Enjoy these Famous Quotes from some of the most respected Directors.
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It's all just one film to me. Just different chapters.
As filmmakers, we can show where a person's mind goes, as opposed to theater, which is more to sit back and watch it.
What I look for in a script is something that challenges me, something that breaks new ground, something that allows me to flex my director muscle. You have got to think fast in this business, you've got to keep reinventing yourself to stay on top.
If there's specific resistance to women making movies, I just choose to ignore that as an obstacle for two reasons: I can't change my gender, and I refuse to stop making movies.
Art is a sense of magic.
My films are an extension of my poetry, using the white screen like the white page to be filled with images.
Jack Nicholson is a textbook actor who's very intuitive. He is absolutely brilliant at going as far as you can go, always pushing to the edge, but still making it seem real.
Pick up a camera. Shoot something. No matter how small, no matter how cheesy, no matter whether your friends and your sister star in it. Put your name on it as director. Now you're a director. Everything after that you're just negotiating your budget and your fee.
A hunch is creativity trying to tell you something.
In England, I'm a horror movie director. In Germany, I'm a filmmaker. In the US, I'm a bum.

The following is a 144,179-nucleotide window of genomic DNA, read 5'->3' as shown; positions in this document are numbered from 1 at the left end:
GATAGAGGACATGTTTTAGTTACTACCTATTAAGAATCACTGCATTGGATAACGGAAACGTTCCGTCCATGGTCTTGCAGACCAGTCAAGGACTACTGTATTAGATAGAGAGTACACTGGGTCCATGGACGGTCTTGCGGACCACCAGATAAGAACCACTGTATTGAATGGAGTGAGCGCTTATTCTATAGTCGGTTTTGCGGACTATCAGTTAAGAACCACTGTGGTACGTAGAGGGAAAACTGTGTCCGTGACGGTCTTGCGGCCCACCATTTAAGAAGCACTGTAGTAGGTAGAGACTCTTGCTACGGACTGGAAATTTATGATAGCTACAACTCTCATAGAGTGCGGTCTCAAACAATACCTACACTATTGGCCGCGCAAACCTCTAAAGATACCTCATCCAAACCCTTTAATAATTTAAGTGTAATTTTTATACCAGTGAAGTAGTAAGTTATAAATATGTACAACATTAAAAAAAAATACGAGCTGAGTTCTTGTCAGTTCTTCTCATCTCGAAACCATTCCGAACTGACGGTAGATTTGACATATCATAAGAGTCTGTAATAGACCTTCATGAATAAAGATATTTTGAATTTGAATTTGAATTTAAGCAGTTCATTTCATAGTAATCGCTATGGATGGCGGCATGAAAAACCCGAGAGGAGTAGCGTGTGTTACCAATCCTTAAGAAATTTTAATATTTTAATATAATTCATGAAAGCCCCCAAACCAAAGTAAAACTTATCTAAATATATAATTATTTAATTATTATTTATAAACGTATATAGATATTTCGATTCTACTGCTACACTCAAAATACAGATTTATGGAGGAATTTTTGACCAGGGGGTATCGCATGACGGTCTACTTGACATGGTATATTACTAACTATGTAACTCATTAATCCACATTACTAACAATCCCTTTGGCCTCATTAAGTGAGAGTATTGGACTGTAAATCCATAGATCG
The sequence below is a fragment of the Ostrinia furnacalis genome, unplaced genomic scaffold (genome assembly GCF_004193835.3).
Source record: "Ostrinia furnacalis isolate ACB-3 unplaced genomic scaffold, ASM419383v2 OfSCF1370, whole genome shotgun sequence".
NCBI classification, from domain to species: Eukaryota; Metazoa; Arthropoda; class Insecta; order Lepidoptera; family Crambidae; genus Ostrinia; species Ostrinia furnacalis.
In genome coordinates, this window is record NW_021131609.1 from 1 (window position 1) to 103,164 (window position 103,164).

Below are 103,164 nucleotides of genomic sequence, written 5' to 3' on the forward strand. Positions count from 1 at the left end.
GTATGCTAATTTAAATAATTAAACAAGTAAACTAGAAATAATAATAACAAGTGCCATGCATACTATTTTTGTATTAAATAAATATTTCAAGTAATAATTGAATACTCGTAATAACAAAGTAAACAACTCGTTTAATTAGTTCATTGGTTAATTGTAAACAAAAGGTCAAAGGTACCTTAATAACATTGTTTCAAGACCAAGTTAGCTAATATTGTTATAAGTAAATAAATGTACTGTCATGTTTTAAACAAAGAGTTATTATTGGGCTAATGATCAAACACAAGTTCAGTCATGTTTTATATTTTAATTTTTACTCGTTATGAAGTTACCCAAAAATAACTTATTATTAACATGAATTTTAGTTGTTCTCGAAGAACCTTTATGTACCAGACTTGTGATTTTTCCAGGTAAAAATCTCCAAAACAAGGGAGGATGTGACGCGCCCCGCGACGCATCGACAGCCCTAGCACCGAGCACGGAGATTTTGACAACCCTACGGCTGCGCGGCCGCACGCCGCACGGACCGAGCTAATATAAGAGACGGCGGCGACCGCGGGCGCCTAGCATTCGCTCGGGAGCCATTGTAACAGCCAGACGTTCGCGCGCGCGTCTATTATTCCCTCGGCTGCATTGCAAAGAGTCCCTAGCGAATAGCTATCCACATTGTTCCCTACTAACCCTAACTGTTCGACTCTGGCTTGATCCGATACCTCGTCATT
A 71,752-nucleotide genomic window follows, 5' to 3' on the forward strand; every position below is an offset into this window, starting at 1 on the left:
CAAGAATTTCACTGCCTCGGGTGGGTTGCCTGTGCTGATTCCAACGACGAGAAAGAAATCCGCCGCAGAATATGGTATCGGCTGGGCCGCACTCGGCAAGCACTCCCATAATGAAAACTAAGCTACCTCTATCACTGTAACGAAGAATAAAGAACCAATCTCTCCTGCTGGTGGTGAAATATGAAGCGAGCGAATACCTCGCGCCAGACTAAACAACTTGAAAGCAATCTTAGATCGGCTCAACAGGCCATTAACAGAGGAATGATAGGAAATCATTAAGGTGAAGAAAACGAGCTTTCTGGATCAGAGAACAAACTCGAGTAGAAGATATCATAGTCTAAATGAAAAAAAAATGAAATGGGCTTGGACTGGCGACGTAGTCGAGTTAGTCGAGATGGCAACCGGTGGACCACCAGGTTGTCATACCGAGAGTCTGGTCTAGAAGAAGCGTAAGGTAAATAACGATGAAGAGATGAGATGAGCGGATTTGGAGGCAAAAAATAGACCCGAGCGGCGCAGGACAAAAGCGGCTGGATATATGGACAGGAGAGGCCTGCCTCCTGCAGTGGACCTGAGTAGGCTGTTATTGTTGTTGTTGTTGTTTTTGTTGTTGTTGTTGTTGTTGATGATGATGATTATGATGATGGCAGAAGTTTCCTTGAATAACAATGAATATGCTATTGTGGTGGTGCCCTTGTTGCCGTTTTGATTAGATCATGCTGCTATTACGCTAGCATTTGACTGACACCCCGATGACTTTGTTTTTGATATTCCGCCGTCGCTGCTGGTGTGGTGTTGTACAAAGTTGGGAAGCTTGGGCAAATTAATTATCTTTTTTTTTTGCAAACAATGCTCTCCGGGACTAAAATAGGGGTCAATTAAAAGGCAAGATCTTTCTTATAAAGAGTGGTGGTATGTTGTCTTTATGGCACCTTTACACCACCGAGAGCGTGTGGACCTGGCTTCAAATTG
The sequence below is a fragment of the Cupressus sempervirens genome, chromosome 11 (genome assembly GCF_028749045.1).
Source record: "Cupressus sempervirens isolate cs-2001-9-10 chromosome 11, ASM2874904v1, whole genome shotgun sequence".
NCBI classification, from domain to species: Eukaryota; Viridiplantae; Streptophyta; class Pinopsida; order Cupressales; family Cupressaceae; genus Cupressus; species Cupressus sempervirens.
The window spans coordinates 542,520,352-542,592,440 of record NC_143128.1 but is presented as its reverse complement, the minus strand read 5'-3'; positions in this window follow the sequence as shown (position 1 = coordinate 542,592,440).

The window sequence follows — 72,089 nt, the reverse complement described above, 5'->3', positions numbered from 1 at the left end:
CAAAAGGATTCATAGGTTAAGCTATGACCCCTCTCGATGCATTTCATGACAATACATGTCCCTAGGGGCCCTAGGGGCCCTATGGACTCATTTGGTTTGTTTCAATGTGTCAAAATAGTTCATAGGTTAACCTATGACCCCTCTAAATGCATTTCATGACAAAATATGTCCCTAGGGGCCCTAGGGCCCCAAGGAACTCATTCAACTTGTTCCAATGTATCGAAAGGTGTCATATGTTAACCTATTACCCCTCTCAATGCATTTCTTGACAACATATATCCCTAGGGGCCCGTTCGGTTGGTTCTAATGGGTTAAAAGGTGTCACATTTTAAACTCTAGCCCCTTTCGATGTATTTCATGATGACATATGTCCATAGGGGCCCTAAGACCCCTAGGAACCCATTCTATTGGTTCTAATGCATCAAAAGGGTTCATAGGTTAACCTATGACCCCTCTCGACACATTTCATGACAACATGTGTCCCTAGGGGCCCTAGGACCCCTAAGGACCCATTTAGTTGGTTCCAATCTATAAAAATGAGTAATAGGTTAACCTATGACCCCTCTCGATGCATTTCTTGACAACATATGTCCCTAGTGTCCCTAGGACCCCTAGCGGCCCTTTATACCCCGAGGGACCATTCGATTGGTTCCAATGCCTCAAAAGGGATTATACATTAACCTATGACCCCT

I use dancing to embellish, extend or enlarge upon an existing emotion.
The funniest thing is that all the things every director goes through, I thought I could shortcut, but there was no getting around those issues.
We tend to do period stuff because it helps make it one step removed from boring everyday reality.
I do think that's so much a part of what being a director is - in working with actors - to really try and be sensitive to what each actor needs to get to where he wants to be.
I think cinema, movies, and magic have always been closely associated. The very earliest people who made film were magicians.
In the future, everybody is going to be a director. Somebody's got to live a real life so we have something to make a movie about.
And I don't think I'm giving away any secrets here, but there are a lot of terrible scripts in this town.
Acting is by far and away the toughest job, in terms of film-making and maybe even the arts. How they do it I don't know, but they have to be allowed to get their satisfaction.
First cuts are a bitch for a director, because it's been so many months and you put your trust in your editor and you're going to see your film assembled for the first time. You look at it and go, This is terrible. I hate it.
Our feeling is that the most important thing on a set is that actors have enough confidence to try different things. If there's stress or tension, they won't go out on a limb because they won't want to embarrass themselves if they don't feel completely comfortable.
There are some movies I can watch over and over, never get sick of. I'll put one of those on and be puttering around the house. Then a certain scene will come on and I'll just have to go over and watch.
Casting is 65 percent of directing.